For a long time, cloud computing was predominantly used as a simple, cost-efficient way for businesses to access technology services. Need a new app? Instead of rolling out a server, purchasing software licenses and troubleshooting, companies need only to sign up for a subscription and set up user logins. The cloud makes IT delivery easy. However, it may have made technology too easy to access. Many organizations find themselves running into a saturation point where they are using so many disparate technologies that users are jumping between apps and data systems to complete key processes. The time has come to coordinate and integrate cloud services into central ecosystems, and Platform-as-a-Service solutions are rising as a result.
Research from Gartner indicated that adoption of PaaS continues to increase, to some degree because vendors continue to offer more mature, innovative solutions. The internet of things and other digital technologies are also driving change in how businesses leverage their cloud systems. On top of this, businesses are redefining their IT structures and architectures as they take a cloud-native approach to operations.
"The time has come to coordinate and integrate cloud services into central ecosystems."
IDC put the PaaS market's expansion into raw form, projecting the sector will rise at a compound annual growth rate of 32.2 percent for the 2015 to 2020 period. These figures were recently updated from an earlier IDC study on cloud adoption.
PaaS is gaining momentum quickly, but why are businesses so interested in the technology? Here are five of the most prominent benefits of a PaaS system:
Getting apps and IT services to talk to one another is a programming and networking nightmare for the modern enterprise. IT teams are contending with legacy solutions built on outdated programming languages, highly specialized databases riddled with custom code, cloud apps from varied service providers and traditional enterprise software. In most cases, these solutions aren't built to interact with one another. In pharma, for example, a research and development team may be working on an entirely separate software suite from the users handling clinical trials. When those departments have to collaborate to tweak a drug, the data sharing hurdle can be insurmountable, driving high costs and slowing time to market.
With a PaaS setup, cloud apps and services can be built in the platform using low-code tools. These apps can all share data that is generated and stored within the platform, allowing for extremely easy integration. Solutions residing outside of the platform, on the other hand, need only to be configured to share information with the PaaS setup, not each app residing within it. That means, for example, that a firm hoping to continue using a legacy, customized software suite doesn't need to write code for each app it interacts with. Instead, the company just needs to connect to the platform.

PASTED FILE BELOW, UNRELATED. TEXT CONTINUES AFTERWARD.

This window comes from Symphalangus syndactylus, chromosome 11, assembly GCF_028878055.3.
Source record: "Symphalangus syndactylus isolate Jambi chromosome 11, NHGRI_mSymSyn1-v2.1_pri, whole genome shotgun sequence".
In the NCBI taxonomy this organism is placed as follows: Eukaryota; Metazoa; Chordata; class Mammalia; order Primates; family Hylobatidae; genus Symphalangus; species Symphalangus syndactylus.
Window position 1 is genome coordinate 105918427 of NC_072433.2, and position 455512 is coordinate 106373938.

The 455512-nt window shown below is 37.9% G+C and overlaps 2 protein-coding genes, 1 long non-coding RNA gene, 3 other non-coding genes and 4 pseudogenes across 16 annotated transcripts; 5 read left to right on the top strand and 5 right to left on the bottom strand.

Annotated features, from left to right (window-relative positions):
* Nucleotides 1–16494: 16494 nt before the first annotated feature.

PaaS turns projects that would require dozens of integrations into simple, one-time initiatives. Throw in APIs and similar tools, and organizations can use PaaS to simplify data sharing dramatically.
With a low-code PaaS system, organizations can let non-tech users create or customize apps. This provides freedom of choice and establishes a foundation for better business-technology alignment. For IT teams, it may sound scary. Will users break working apps by messing up code? Will they make sure data is safe in the backend? Will the apps provide adequate access control? Platforms deal with these essential questions in a few key ways:
These factors add up to provide accessibility and control, allowing IT teams to more easily keep up with the rapid pace of change they are facing.
The underlying factors behind this benefit have been discussed. Most apps are in one place. Data can be shared between solutions without a hassle. This list could go on. In fact, one issue we haven't mentioned is that many PaaS solutions also incorporate communication capabilities into the ecosystem. These factors add up to make platforms one-stop hubs for enterprise activity, saving users from having to jump between multiple solutions to handle key tasks.
With enterprise technology demands shifting all the time, businesses find themselves needing to almost continually roll out solutions that support new capabilities. This demand is largely behind the move toward agile and DevOps methodologies. With a platform in place, a user can create an app to meet a specific function in a matter of hours, perhaps days if the requirements are complex. Over time, users can easily build onto that app, making it easier to not only innovate in the first place, but also maintain momentum and forward progress.
Within a PaaS solution, organizations can:
For a long time, companies have been held hostage by technology. They've been forced to rely on the whims of solution providers to determine what their businesses could accomplish. PaaS solutions are a bit like building blocks: They give organizations the raw tools needed to build incredibly unique solutions. The rise of PaaS is empowering organizations to completely own and control user and customer experiences, unlocking the potential of digital technologies. Appian is at the front of this trend, helping companies transform their operations and achieve ahead of the competition. Check out a few of our customer stories here to see how we've fostered transformation for some of the world's biggest brands.
Appian is the unified platform for change. We accelerate customers’ businesses by discovering, designing, and automating their most important processes. The Appian Low-Code Platform combines the key capabilities needed to get work done faster, Process Mining + Workflow + Automation, in a unified low-code platform. Appian is open, enterprise-grade, and trusted by industry leaders.